Can Tyquan Thornton break the New England Patriots’ wide receiver draft pick curse? It’ll be quite a while before we find out.
Thornton reportedly fractured his collarbone during last Friday’s preseason win over the Carolina Panthers and will be sidelined for roughly the next two months.
The shoulder injury derailed a previously promising summer for the second-round pick. He’d seen frequent reps with Mac Jones and the first-team offense and impressed teammates and observers with his quickness and ball-tracking ability, as well as his prodigious straight-line speed.
Thornton still was behind several veterans on the Patriots’ receiver depth chart, but he at least looked like a player who could contribute as a rookie. Now, he’s likely sidelined until mid-October at the earliest.
Here are five thoughts on what Thornton’s ailment means for him and the Patriots’ offense as they enter the final week of the NFL preseason:
1. Given his tentative recovery timetable, Thornton likely will open the regular season on injured reserve. For him to be eligible to return, however, the Patriots need to give him a spot on their initial 53-man roster. That means they may have to temporarily release a player they otherwise would have kept, with the intention of re-signing him after Thornton’s move to IR is finalized.
This player ideally would be a vested veteran who is not subject to waivers, and such a move always carries some degree of risk. In 2018, the Patriots released running back Brandon Bolden on cutdown day and planned to re-sign him, but he opted to join the Miami Dolphins instead.
Backup quarterback Brian Hoyer will be mentioned as a potential candidate, but his contract structure makes that unlikely. The contract Hoyer signed this offseason includes $3 million guaranteed, so releasing him, even temporarily, would leave the Patriots with a substantial dead-money charge.
2. The crowded nature of New England’s receiving corps led many to wonder whether the team would look to offload one of its veteran wideouts before Week 1.
Most of this chatter focused on Nelson Agholor, whose $9 million salary might not be commensurate with his role after the Patriots added DeVante Parker and Thornton this offseason. Kendrick Bourne also had emerged as a dark-horse trade candidate after lagging behind his fellow receivers in training camp production. The Bourne speculation intensified after he was a surprise inactive for last week’s preseason game.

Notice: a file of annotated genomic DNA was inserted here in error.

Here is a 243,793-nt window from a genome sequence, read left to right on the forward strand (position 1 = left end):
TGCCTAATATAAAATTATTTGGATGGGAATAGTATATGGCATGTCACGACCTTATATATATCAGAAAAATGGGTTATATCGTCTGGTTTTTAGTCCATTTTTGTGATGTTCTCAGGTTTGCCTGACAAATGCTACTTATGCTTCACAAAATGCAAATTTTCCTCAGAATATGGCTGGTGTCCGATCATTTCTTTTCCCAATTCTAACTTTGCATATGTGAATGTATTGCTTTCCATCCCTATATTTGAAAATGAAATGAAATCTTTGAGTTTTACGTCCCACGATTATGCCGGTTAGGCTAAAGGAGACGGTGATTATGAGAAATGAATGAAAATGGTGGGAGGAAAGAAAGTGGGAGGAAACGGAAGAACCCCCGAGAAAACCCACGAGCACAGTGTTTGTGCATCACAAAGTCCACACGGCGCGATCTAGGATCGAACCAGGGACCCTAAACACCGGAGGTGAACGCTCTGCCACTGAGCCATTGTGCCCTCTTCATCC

Thornton’s injury, however, should drastically lower the likelihood of a Patriots wideout being moved before the season. Their depth at the position now becomes more valuable, especially with Parker’s lengthy injury history. The ex-Dolphin has been a full participant throughout the summer but has missed games in all but one of his seven NFL seasons.
Agholor also has been one of the Patriots’ more impressive offensive players in camp, so keeping him around may have been the smarter move regardless. There’s reason to believe he can be more productive than he was during his disappointing debut season in New England, even if he does lose some snaps to Parker and, eventually, Thornton.
3. Thornton’s impending absence also opens the door for an on-the-bubble wideout to potentially snag a roster spot. In our latest 53-man roster projection, published Monday morning, we had preseason standout Lil’Jordan Humphrey making the cut as a big-bodied pass-catcher who’d contribute on special teams and might be able to provide depth at tight end, as well.
Kristian Wilkerson also has put together a solid camp, but the concussion he suffered during last week’s joint practices could unfortunately crush his roster hopes. With one preseason game remaining, we’d place Humphrey and Wilkerson a tier above minicamp darling Tre Nixon and two above Josh Hammond.
4. The Patriots will hope Thornton can overcome his preseason setback in a way N’Keal Harry couldn’t in 2019. Harry showed potential during his first NFL summer, but he missed the first half of his rookie season and never recovered.
It’ll be on Thornton to stay engaged in the meeting and film rooms while he recovers, and on New England’s more experienced wideouts to help him keep up. New England’s streamlined new offense should make this process a bit simpler for the 21-year-old than it was for Harry.
5. Fair or not, this injury won’t quell concerns about Thornton’s durability. He’s alarmingly skinny at 6-foot-2, 181 pounds, and the fact it took just two games and three receptions for him to break a bone is worrisome.
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